Yet, lately, I find myself persuaded by many Libertarian arguments. Mainly because I have seen that while redistribution looks good on paper, it never quite works out the way it is supposed to when actual humans do the redistributing. Someone in power always gets to make a judgment of "who is worthy". I also see that capitalism often has a lot more potential to help the less fortunate than even the most well meaning programs. A lot of countries with great social programs are also going bankrupt, potentially causing more poverty and misery down the road.

I also was just listening to Michael Sandel's Harvard lecture on John Rawls the other night!

I don't really have the answer, I'll admit that. The only two conclusions I've reached are:

1- Life is not fair. We obviously don't all start from the same place. So much of who we are is genetics, chance, location, etc.
All attempts to "make life fair" are flawed, because who decides who is deserving and who is undeserving? The best answer is voluntary charity... we need more of that.

2- Maybe the American system is OK after all because, as you said, it balances pure capitalism with a bit of redistributive justice, which at least attempts to balance out the unfairness and give people a chance in the game. As I don't have the ultimate answer, it makes me cautious as far as advocating one worldview only and totally excluding the other. What if I choose one and I'm wrong?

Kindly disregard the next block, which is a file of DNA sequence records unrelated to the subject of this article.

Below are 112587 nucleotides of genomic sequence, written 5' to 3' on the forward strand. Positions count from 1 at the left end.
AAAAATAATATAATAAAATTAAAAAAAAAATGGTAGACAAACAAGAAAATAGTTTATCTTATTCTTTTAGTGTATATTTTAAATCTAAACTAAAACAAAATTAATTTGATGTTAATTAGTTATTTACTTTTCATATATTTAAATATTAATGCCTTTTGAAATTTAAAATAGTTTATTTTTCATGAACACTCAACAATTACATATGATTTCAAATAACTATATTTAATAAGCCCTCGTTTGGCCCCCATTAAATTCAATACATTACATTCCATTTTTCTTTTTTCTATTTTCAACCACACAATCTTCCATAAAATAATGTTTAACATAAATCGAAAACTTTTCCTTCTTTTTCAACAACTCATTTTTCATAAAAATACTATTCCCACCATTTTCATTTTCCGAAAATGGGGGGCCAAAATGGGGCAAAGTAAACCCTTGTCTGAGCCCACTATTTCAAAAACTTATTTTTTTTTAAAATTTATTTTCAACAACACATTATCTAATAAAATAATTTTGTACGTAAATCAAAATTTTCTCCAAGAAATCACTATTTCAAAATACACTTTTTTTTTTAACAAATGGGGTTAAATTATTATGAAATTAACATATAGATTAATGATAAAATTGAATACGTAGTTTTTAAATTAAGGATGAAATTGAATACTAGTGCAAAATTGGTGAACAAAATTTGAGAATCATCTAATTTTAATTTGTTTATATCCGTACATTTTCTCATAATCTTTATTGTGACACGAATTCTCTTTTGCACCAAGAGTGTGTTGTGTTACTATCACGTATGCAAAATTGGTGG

I think the main point is that we basically all have to do the best we have with the cards we were dealt. In a weird way, it IS fair because it's a lottery for all of us. The majority of people, for better or worse, are worried about their own life. Maybe the best thing we can all do is use our natural abilities the best we can, and try to make life easier for others along the way when possible.

But I think the flaw in a lot of liberal arguments is that we can somehow make life totally fair. As I get older, that argument seems less convincing.

Jeff Jones said...

Wow, Marty, you really hit a topic that I have been thinking about myself lately.

I have been politically liberal for the better part of a decade. The main reason is, as you said, I am aware of how much luck factors into any success story. The fact that I am writing these words is a side effect of where I was born, the fact that my parents were also literate, I was able to get an education, etc. It had nothing to do with me being "worthy" or "a nice guy".